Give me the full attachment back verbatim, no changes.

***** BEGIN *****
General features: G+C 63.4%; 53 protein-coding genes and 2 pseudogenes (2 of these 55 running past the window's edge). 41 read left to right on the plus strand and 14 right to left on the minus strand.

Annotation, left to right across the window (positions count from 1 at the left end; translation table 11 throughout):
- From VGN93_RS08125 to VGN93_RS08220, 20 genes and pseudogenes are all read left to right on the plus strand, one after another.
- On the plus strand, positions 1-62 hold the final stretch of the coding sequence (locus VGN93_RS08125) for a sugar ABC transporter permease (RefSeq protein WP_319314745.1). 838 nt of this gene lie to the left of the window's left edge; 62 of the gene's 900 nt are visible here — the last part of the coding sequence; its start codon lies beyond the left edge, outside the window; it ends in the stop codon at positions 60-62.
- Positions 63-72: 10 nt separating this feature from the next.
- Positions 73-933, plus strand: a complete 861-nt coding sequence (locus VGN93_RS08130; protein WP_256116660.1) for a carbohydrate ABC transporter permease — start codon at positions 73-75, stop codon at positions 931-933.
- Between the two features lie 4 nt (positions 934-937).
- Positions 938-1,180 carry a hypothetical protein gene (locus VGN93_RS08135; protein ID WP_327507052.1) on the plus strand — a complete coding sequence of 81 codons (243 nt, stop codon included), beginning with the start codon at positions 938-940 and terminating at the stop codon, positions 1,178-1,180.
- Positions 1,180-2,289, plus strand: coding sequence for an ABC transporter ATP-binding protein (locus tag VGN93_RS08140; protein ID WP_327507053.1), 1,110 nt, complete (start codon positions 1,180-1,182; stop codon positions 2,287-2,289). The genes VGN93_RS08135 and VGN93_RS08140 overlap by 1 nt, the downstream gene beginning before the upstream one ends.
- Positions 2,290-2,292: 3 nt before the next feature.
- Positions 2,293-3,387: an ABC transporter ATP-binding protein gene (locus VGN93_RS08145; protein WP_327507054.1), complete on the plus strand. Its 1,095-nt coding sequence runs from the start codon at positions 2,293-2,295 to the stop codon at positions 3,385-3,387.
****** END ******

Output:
General features: G+C 63.4%; 53 protein-coding genes and 2 pseudogenes (2 of these 55 running past the window's edge). 41 read left to right on the plus strand and 14 right to left on the minus strand.

Annotation, left to right across the window (positions count from 1 at the left end; translation table 11 throughout):
- From VGN93_RS08125 to VGN93_RS08220, 20 genes and pseudogenes are all read left to right on the plus strand, one after another.
- On the plus strand, positions 1-62 hold the final stretch of the coding sequence (locus VGN93_RS08125) for a sugar ABC transporter permease (RefSeq protein WP_319314745.1). 838 nt of this gene lie to the left of the window's left edge; 62 of the gene's 900 nt are visible here — the last part of the coding sequence; its start codon lies beyond the left edge, outside the window; it ends in the stop codon at positions 60-62.
- Positions 63-72: 10 nt separating this feature from the next.
- Positions 73-933, plus strand: a complete 861-nt coding sequence (locus VGN93_RS08130; protein WP_256116660.1) for a carbohydrate ABC transporter permease — start codon at positions 73-75, stop codon at positions 931-933.
- Between the two features lie 4 nt (positions 934-937).
- Positions 938-1,180 carry a hypothetical protein gene (locus VGN93_RS08135; protein ID WP_327507052.1) on the plus strand — a complete coding sequence of 81 codons (243 nt, stop codon included), beginning with the start codon at positions 938-940 and terminating at the stop codon, positions 1,178-1,180.
- Positions 1,180-2,289, plus strand: coding sequence for an ABC transporter ATP-binding protein (locus tag VGN93_RS08140; protein ID WP_327507053.1), 1,110 nt, complete (start codon positions 1,180-1,182; stop codon positions 2,287-2,289). The genes VGN93_RS08135 and VGN93_RS08140 overlap by 1 nt, the downstream gene beginning before the upstream one ends.
- Positions 2,290-2,292: 3 nt before the next feature.
- Positions 2,293-3,387: an ABC transporter ATP-binding protein gene (locus VGN93_RS08145; protein WP_327507054.1), complete on the plus strand. Its 1,095-nt coding sequence runs from the start codon at positions 2,293-2,295 to the stop codon at positions 3,385-3,387.